Well, it wasn’t so harsh as say That meted out by Henry 8th of England.
Dirty work Afoot, eh? I suppse many if these marriages were not love but convenience, power, lands etc. It just depends on how clever they were, and getting away with it. In this case, guving the knight purses, recorded gifts, and they openly wearing them, seems kind of stupid.
It does make you wonder why on earth the women – and the men – would risk so much. Surely they knew the danger they were running? It’s just fascinating.
Reblogged this on evelynralph and commented:
I do love these ‘Interesting Bits’
Thank you so much Evelyn, it’s much appreciated. Sharon 🙂
Interesting indeed. Thanks for sharing 🙂
Thank you Christoph 🙂
I like your account of this royal scandal. But beware the ‘Salic Law’ pitfall! Salic Law was the law of the ancient Franks, not Capetian France (think of Eleanor of Aquitaine). The issue in 1316 was novel: after centuries of kings, there was no male heir. And some of Philip’s supporters said France should not have a queen, it is quite wrong to imagine that the idea of a queen was unthinkable or that Salic Law was the basis of Philip’s claim. Philip had in fact agreed to be regent until Jeanne reached her majority. But when John the Posthumous died Philip quickly had himself crowned, to establish a fait accompli. Even so, he then assembled a coalition of the great and the good to argue to press his claim; he bribed Jeanne’s supporters, notably the Duke of Burgundy. But it was not until 1358 that Richard le Scot suggested that Salic Law governed the royal succession, an idea enthusiastically embraced by royal propagandists.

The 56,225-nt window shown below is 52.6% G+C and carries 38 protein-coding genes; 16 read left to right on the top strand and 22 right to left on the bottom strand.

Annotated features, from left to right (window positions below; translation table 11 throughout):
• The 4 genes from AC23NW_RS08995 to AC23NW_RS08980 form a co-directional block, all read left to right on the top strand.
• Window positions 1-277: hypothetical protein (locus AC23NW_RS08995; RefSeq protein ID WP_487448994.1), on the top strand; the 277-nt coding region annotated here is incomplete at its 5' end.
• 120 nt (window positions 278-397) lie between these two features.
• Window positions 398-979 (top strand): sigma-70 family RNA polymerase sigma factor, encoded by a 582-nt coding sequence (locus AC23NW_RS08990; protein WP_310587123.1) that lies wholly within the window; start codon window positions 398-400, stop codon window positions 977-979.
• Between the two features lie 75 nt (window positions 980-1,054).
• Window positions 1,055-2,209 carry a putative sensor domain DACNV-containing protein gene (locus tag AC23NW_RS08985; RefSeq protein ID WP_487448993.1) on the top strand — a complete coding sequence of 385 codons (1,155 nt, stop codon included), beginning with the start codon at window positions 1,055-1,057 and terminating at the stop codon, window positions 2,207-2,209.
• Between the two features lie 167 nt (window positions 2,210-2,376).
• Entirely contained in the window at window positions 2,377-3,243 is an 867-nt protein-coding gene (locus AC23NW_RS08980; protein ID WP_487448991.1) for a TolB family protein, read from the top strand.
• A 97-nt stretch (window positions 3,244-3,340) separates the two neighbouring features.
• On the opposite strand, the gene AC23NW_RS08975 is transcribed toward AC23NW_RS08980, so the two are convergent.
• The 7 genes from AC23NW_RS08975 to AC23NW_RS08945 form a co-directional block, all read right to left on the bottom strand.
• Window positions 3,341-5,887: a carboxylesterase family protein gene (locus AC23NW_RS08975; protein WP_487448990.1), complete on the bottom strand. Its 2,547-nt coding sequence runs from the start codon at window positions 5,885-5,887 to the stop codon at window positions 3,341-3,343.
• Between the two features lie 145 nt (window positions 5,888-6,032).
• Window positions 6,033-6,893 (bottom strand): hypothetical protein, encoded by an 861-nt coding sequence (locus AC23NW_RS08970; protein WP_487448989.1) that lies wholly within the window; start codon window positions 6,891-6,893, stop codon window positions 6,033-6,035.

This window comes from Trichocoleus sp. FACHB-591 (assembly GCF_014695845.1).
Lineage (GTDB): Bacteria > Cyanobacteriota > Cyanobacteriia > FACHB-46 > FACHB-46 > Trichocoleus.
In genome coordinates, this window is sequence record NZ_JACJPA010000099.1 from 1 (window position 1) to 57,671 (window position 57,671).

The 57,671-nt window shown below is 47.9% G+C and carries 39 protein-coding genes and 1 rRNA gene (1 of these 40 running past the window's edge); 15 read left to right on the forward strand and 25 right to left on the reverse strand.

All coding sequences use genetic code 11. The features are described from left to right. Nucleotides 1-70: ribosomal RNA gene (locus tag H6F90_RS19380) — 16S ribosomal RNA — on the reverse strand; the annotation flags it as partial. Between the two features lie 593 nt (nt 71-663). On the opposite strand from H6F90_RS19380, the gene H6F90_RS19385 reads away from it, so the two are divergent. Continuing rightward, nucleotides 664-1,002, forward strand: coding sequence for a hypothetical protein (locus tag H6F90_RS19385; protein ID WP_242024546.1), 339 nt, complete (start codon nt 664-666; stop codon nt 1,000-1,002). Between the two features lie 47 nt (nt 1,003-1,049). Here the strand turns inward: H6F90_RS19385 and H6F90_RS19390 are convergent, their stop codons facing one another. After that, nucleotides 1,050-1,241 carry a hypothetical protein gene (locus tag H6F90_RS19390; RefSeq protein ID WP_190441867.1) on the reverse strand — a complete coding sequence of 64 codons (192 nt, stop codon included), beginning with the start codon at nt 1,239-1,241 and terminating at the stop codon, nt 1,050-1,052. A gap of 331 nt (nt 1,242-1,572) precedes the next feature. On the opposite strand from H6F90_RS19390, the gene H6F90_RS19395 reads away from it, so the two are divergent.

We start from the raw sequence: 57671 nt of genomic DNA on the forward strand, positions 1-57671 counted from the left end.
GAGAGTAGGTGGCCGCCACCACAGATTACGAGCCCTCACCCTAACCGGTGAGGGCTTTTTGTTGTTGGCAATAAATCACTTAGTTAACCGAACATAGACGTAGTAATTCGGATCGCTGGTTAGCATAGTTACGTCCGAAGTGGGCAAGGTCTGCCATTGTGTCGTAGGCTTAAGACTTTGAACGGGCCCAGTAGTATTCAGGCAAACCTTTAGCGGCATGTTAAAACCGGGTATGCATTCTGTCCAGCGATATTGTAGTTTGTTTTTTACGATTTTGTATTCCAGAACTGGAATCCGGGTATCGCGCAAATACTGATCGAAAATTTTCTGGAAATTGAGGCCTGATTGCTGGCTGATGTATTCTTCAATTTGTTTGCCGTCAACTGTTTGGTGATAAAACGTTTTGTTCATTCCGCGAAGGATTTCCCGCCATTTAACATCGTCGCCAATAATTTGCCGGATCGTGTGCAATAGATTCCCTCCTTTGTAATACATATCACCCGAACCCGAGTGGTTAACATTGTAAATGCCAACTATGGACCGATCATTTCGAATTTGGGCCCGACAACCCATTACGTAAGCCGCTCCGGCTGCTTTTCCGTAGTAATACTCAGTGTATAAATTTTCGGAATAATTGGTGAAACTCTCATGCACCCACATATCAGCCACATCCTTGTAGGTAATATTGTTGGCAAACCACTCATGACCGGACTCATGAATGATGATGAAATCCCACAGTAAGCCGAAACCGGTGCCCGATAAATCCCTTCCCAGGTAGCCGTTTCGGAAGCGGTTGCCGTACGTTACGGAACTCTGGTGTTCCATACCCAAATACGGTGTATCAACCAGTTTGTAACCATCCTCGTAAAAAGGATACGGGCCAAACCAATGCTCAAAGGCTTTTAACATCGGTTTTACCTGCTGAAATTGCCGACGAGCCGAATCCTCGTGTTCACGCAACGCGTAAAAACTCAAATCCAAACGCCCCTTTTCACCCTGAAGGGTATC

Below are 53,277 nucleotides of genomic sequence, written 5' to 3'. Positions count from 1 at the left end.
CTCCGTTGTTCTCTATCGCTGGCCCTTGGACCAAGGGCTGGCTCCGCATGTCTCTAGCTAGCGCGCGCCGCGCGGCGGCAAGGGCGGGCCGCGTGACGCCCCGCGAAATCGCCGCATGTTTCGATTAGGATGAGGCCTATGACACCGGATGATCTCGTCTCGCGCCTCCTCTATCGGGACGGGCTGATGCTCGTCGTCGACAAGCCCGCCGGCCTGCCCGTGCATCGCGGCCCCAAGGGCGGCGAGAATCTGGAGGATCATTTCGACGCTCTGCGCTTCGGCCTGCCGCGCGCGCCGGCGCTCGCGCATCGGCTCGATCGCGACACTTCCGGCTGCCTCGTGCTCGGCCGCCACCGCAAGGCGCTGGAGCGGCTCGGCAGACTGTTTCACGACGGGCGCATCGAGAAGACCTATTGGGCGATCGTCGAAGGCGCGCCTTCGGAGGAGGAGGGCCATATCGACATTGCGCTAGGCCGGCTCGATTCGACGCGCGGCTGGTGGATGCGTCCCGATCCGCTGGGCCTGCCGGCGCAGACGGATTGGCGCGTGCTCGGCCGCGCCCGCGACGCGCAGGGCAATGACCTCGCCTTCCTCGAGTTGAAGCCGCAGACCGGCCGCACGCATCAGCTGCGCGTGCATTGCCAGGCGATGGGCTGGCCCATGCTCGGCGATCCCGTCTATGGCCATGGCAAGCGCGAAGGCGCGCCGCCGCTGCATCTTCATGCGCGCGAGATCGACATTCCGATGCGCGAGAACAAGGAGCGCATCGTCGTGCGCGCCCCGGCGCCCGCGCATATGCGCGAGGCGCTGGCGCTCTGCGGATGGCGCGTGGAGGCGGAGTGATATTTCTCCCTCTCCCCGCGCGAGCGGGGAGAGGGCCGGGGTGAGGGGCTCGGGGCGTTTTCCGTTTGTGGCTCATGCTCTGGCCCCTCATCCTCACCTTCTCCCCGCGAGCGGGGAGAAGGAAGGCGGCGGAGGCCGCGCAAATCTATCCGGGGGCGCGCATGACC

Thank you for making that clear Gary. I tried to steer away from the Salic Law angle as much as possible, giving just the basics as it is a post in itself – and a long one. In the article I just wanted to make people aware that this was the event which sparked the idea of Salic Law relating to the succession. Best wishes, Sharon